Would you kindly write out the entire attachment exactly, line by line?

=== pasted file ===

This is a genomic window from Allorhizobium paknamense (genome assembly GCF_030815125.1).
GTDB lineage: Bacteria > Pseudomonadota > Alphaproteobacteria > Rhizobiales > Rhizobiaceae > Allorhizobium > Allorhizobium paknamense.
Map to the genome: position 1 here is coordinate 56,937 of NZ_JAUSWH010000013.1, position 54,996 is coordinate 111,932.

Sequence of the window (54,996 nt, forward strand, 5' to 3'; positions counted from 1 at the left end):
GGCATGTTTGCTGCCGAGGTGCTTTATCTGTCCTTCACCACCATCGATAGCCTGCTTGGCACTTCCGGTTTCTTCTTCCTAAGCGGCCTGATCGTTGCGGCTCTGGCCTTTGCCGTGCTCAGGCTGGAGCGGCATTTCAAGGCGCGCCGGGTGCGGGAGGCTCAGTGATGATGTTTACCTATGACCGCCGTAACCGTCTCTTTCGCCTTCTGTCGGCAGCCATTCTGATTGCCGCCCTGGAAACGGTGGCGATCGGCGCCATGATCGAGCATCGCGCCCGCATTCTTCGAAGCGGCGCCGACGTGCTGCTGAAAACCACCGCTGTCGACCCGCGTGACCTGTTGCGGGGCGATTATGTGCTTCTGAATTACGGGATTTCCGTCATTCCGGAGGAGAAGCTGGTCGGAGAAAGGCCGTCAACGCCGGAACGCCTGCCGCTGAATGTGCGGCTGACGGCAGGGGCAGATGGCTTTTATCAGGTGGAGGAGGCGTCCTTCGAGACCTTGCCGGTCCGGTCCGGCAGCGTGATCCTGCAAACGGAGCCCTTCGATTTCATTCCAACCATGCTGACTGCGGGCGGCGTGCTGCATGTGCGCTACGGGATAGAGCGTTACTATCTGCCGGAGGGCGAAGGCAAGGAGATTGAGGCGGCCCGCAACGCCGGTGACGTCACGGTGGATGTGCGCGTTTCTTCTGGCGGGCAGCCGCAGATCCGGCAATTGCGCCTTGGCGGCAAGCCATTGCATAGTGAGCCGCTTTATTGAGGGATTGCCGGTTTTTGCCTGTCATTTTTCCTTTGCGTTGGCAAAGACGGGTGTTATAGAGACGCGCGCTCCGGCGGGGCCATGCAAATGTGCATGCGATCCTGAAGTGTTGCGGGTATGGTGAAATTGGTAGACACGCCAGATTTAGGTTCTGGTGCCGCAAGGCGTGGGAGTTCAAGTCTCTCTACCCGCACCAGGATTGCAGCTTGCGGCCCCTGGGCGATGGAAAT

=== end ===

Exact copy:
This is a genomic window from Allorhizobium paknamense (genome assembly GCF_030815125.1).
GTDB lineage: Bacteria > Pseudomonadota > Alphaproteobacteria > Rhizobiales > Rhizobiaceae > Allorhizobium > Allorhizobium paknamense.
Map to the genome: position 1 here is coordinate 56,937 of NZ_JAUSWH010000013.1, position 54,996 is coordinate 111,932.

Sequence of the window (54,996 nt, forward strand, 5' to 3'; positions counted from 1 at the left end):
GGCATGTTTGCTGCCGAGGTGCTTTATCTGTCCTTCACCACCATCGATAGCCTGCTTGGCACTTCCGGTTTCTTCTTCCTAAGCGGCCTGATCGTTGCGGCTCTGGCCTTTGCCGTGCTCAGGCTGGAGCGGCATTTCAAGGCGCGCCGGGTGCGGGAGGCTCAGTGATGATGTTTACCTATGACCGCCGTAACCGTCTCTTTCGCCTTCTGTCGGCAGCCATTCTGATTGCCGCCCTGGAAACGGTGGCGATCGGCGCCATGATCGAGCATCGCGCCCGCATTCTTCGAAGCGGCGCCGACGTGCTGCTGAAAACCACCGCTGTCGACCCGCGTGACCTGTTGCGGGGCGATTATGTGCTTCTGAATTACGGGATTTCCGTCATTCCGGAGGAGAAGCTGGTCGGAGAAAGGCCGTCAACGCCGGAACGCCTGCCGCTGAATGTGCGGCTGACGGCAGGGGCAGATGGCTTTTATCAGGTGGAGGAGGCGTCCTTCGAGACCTTGCCGGTCCGGTCCGGCAGCGTGATCCTGCAAACGGAGCCCTTCGATTTCATTCCAACCATGCTGACTGCGGGCGGCGTGCTGCATGTGCGCTACGGGATAGAGCGTTACTATCTGCCGGAGGGCGAAGGCAAGGAGATTGAGGCGGCCCGCAACGCCGGTGACGTCACGGTGGATGTGCGCGTTTCTTCTGGCGGGCAGCCGCAGATCCGGCAATTGCGCCTTGGCGGCAAGCCATTGCATAGTGAGCCGCTTTATTGAGGGATTGCCGGTTTTTGCCTGTCATTTTTCCTTTGCGTTGGCAAAGACGGGTGTTATAGAGACGCGCGCTCCGGCGGGGCCATGCAAATGTGCATGCGATCCTGAAGTGTTGCGGGTATGGTGAAATTGGTAGACACGCCAGATTTAGGTTCTGGTGCCGCAAGGCGTGGGAGTTCAAGTCTCTCTACCCGCACCAGGATTGCAGCTTGCGGCCCCTGGGCGATGGAAAT